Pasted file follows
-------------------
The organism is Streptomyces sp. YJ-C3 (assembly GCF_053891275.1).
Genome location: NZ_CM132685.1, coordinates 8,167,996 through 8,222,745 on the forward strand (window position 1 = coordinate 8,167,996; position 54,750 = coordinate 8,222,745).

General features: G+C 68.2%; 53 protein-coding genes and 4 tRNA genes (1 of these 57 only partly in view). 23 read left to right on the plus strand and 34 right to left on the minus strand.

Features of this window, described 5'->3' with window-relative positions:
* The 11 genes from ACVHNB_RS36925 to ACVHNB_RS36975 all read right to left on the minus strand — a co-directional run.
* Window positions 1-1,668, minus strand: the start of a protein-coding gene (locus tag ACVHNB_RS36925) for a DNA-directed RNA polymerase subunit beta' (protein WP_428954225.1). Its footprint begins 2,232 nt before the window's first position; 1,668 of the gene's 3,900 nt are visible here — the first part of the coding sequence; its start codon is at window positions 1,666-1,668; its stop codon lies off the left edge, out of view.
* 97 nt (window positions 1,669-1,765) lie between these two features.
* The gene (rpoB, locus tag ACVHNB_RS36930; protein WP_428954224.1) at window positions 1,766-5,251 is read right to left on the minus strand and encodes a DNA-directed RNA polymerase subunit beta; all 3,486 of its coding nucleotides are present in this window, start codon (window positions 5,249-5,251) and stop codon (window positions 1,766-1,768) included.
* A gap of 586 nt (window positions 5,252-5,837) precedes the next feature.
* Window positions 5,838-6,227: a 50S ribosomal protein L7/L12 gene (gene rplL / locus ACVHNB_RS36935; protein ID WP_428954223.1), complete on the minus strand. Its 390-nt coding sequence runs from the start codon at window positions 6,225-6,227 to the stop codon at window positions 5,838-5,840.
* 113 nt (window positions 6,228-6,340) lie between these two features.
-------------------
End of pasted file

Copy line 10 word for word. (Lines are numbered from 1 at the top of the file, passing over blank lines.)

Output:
* Window positions 5,838-6,227: a 50S ribosomal protein L7/L12 gene (gene rplL / locus ACVHNB_RS36935; protein ID WP_428954223.1), complete on the minus strand. Its 390-nt coding sequence runs from the start codon at window positions 6,225-6,227 to the stop codon at window positions 5,838-5,840.